Students and faculty joined President Karen Gould and the Rosen family in the Student Center for the Rosen Fellowship luncheon on October 10.
Rosen Fellows spoke to attendees about their projects for the scholarship and the opportunities they would receive after completion. Some Fellows are still expanding their projects.
“I consider this an incomplete project and it will always remain incomplete because I always want to expand it even more,” said Geoffrey Mercene, a Rosen Fellowship recipient.
Mercene, majoring in Health and Nutrition Sciences, traveled to the Philippines and studied alongside a health clinic in Mangan to find resources to help people with respiratory illnesses. He researched causes of respiratory tract infections and compiled data to suggest solutions for the clinic, such as using its second floor for a respiratory clinic or workshops about health education. Since leaving the Philippines, he has kept in touch with a health officer and reached out to professors on campus to expand his project.
“It confirmed my passion for medicine, for public health, and even for sustainable development,” said the junior. “But it also helped me grow personally to become confident in what I want to do.”
President Gould expressed her support for the fellowship program, which has been running for three years.
“Each student who applies has the opportunity to really think through ‘what is the most significant, meaningful, amazing thing that I could do that would really help me learn,’” said Gould. “Maybe it’s connected with what you’re majoring in or maybe it has nothing to do with it.”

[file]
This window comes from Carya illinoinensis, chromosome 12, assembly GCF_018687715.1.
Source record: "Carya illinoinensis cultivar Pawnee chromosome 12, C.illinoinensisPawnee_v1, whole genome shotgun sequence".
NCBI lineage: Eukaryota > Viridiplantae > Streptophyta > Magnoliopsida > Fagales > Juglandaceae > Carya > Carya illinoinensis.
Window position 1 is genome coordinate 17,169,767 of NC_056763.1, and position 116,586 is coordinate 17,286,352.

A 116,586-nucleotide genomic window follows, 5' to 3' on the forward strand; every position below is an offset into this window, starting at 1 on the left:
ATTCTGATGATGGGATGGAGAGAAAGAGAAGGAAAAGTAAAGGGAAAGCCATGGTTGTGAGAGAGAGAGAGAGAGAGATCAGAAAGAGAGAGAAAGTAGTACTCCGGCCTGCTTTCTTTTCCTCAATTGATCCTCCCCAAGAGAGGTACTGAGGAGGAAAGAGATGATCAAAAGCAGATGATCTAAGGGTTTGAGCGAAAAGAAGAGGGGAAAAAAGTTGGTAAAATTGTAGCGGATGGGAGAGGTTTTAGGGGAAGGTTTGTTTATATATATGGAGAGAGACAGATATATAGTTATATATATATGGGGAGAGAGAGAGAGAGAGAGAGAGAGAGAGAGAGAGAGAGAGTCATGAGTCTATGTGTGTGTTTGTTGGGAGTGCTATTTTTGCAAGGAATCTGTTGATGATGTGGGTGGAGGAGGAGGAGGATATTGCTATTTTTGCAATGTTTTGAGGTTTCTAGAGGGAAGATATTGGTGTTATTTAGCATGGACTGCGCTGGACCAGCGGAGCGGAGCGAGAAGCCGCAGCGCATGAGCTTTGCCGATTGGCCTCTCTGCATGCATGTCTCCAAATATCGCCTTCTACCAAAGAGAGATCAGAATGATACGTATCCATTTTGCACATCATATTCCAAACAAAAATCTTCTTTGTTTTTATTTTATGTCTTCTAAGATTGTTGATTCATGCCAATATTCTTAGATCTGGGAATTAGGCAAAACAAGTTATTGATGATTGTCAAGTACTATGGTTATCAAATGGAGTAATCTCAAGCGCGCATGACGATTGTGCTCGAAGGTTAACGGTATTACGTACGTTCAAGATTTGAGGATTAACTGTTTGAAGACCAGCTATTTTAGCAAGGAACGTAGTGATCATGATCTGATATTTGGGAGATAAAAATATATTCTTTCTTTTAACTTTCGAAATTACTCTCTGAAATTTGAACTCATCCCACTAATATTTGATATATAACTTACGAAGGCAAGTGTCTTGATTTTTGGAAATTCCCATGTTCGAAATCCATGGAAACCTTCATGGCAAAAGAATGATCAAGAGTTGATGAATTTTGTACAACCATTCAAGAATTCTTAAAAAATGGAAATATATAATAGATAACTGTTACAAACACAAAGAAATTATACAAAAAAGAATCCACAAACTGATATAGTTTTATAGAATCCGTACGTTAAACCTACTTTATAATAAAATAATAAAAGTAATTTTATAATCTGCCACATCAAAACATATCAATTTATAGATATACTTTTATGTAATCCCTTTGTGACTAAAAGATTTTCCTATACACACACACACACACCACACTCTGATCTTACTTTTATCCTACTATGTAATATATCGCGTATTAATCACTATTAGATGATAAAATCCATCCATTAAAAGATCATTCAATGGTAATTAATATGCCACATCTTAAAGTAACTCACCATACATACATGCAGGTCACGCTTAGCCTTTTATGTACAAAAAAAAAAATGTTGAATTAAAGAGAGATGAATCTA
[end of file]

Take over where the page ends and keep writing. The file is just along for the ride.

Senior Caitlin Boas’ project led her towards a career in Earth and Environmental Science when she went on a “fossil dig” in the Gulf of Mexico during the summer to study the after effects of the Chicxulub crater. She and her crew examined the K-Pg boundary, which showed what the land looked like before and after the meteor hit the Yucatan peninsula, and they discovered three new sites as well as impact spherules, which she is currently further researching.
Boas was accepted to present her research at the 2013 National GSA Conference in Denver.
“This fellowship was made possible for me so I could do more research that I wanted to do. It gave me the opportunity to collaborate with great institutions like the American Museum of National History here in New York, the University of Kansas, as well as the Mississippi Museum of Natural Science.”
Many Rosen Fellows took different approaches to the scholarship. Emma Rock wanted to study Irish storytelling and made a film in Ireland, while Ranjeet Kaur created group counseling sessions for HIV patients in Mumbai, India after speaking to them about their concerns and realizing that no one was helping them.
“Every year has been better,” said Florence Rosen.
Students are recommended to apply for the Rosen Fellowship scholarship. They can get more information in the Office of Scholarships located on the second floor of the West Quad building.
Additional reporting by Daniel Stein-Sayles.